Paul’s famous passage on the attributes of love is part of a 3-chapter argument. In this podcast we focus on what Paul is saying about love and why Paul felt it was important to correct the Corinthians understanding of love. In the next podcast, we’ll examine how this passage fits into the context of his overall argument.
Paul compares the people of God to the unity and diversity of the human body. In this rich analogy, Paul teaches us how we should view ourselves, how we should view each other and where we should find our worth.
As Paul continues discussing the unity and diversity of the body of Christ, we pause to consider what that tells us about speaking in tongues today. Should everyone speak in tongues?
Paul argues that while all believers have the same Spirit, God distributes different gifts to different believers on purpose. Paul’s point in this section is not to give a catalog of gifts, but examples of the diverse ways the Spirit works.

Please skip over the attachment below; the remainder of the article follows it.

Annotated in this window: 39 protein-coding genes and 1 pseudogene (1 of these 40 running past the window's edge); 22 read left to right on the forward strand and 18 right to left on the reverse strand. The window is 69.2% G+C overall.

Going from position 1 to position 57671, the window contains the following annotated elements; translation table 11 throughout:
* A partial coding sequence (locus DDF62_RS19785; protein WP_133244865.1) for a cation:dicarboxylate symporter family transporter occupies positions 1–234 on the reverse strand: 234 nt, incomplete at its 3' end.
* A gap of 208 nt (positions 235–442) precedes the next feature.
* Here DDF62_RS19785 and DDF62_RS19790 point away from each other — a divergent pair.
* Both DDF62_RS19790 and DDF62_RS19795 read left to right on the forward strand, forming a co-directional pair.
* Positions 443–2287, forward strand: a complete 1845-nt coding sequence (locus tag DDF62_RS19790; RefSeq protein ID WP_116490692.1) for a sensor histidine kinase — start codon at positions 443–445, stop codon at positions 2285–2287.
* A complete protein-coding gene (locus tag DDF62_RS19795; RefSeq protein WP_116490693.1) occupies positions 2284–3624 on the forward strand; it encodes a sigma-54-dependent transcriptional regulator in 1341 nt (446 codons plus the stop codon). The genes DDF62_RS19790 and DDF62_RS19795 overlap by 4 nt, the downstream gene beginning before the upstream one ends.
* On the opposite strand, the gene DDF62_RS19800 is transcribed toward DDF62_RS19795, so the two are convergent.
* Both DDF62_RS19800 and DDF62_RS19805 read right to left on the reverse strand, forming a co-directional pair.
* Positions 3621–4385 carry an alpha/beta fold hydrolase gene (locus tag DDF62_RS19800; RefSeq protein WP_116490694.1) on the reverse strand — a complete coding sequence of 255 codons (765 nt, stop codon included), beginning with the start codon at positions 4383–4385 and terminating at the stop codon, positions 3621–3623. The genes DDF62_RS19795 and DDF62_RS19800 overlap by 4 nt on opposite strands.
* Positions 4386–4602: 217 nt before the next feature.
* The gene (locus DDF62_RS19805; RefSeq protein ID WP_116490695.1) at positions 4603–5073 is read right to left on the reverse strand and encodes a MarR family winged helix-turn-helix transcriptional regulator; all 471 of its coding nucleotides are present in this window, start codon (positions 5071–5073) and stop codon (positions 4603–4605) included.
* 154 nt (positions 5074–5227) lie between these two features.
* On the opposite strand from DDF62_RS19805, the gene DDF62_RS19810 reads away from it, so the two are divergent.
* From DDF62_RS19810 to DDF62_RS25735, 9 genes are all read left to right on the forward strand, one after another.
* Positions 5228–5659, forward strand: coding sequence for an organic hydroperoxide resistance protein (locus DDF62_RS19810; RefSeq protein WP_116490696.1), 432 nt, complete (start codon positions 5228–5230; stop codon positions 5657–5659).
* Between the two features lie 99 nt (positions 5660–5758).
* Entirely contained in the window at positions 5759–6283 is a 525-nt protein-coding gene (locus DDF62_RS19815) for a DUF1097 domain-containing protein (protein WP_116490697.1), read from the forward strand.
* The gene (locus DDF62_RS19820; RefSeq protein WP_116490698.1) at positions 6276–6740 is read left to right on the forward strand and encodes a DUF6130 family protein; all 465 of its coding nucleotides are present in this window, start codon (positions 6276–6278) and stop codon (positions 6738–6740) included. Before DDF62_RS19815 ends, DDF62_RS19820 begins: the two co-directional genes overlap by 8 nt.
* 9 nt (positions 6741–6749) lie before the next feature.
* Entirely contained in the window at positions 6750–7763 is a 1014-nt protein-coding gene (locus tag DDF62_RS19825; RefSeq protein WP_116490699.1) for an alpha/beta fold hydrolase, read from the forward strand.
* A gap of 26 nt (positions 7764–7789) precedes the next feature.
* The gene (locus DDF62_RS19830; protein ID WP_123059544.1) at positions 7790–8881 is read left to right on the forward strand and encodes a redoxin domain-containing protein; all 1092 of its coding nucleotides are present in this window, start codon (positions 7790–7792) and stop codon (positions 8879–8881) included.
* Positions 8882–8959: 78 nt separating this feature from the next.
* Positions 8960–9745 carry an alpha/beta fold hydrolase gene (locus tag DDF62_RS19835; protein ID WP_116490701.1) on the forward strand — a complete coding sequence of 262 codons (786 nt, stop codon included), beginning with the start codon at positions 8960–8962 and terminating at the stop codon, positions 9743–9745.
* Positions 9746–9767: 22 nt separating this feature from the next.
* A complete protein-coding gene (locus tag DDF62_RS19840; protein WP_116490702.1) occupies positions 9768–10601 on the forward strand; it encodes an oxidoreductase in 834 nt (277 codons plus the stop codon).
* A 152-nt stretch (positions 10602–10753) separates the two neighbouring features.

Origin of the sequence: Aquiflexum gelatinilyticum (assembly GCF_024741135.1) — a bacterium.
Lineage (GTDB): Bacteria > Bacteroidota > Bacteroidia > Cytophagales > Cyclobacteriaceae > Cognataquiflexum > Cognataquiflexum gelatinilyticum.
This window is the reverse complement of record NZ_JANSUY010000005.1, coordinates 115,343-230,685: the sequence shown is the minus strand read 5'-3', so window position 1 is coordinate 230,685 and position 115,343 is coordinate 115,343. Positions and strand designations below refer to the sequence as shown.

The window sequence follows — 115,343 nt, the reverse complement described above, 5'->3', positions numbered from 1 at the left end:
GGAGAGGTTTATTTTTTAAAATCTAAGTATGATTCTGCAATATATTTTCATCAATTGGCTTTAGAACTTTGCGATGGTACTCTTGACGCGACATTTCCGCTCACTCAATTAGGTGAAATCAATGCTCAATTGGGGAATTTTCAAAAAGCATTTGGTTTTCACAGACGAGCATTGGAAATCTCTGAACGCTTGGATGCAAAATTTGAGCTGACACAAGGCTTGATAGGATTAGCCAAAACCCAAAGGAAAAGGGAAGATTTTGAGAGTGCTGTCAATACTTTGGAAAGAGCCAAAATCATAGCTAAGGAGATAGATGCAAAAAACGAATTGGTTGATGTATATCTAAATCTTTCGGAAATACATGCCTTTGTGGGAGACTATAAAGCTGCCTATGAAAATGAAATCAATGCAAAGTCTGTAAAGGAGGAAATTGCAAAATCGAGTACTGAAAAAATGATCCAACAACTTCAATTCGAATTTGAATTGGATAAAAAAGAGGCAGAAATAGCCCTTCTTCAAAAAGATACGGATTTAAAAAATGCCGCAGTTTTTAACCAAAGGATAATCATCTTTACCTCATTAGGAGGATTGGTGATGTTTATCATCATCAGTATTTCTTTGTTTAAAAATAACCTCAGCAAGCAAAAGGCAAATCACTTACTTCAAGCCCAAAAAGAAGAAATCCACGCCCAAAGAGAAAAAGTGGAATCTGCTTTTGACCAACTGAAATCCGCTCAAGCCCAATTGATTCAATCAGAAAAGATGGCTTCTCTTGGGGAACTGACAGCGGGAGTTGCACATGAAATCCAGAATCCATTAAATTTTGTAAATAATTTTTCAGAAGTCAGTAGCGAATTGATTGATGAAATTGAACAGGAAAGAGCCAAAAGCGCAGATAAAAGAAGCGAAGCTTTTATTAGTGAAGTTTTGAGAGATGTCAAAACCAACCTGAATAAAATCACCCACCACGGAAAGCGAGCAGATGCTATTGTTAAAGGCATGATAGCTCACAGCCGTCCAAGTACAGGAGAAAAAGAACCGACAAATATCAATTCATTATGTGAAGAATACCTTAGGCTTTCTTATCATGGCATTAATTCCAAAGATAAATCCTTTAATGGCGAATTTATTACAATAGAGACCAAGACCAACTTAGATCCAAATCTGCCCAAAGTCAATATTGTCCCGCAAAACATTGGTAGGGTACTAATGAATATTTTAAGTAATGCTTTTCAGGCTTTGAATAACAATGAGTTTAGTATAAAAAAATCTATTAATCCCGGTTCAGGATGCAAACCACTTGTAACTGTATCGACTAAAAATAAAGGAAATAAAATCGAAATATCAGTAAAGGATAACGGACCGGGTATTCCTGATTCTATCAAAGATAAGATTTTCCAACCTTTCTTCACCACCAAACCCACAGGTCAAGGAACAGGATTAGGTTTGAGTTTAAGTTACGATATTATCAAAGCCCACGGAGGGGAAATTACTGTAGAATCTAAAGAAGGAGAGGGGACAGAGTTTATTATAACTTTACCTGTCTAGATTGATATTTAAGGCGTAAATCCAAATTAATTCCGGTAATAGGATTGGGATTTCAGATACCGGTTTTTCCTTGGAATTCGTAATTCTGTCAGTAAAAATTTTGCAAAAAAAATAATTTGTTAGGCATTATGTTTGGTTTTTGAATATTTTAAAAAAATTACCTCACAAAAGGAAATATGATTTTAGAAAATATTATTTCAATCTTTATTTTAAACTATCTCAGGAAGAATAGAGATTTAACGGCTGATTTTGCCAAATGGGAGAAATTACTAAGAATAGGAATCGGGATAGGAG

Contrary to the popular view, I understand spiritual gifts as roles and opportunities to serve, rather than supernaturally given talents. For example, if I have the “gift of teaching,” the gift is the opportunity to teach, not the talent to teach.
Paul starts the topic of spiritual gifts in 1Corinthians 12. The Corinthians are confused in thinking that speaking in tongues is the mark of true spirituality and that those who have not spoken in tongues are lesser Christians. Paul lays the foundation in 12:1-3 for his argument which will run through chapter 14.
What does it mean to take communion in an unworthy manner? How are we to examine ourselves before participating? In this podcast, we look at what Paul found wrong with the way the Corinthians were handling the Lord’s Supper and what he wants them to do instead.
What’s the connection between Passover and Communion? Why are we suppose to celebrate the Lord’s Supper? In this podcast, we look at how Paul explains the significance of the Lord’s Supper.
What’s the problem with the way the Corinthians are handling the Lord’s Supper? Some think the key issue is that they were profaning a holy ritual. Others think the key issue is mistreating the poor. I think the key issue is their lack of belief.
Most everyone agrees that Paul is speaking metaphorically, but few agree exactly what he means by the metaphor of head. To understand Paul’s use of head in 1 Corinthians 11:2-16, we look at Paul’s use of head in all his other letters, particularly in Ephesians.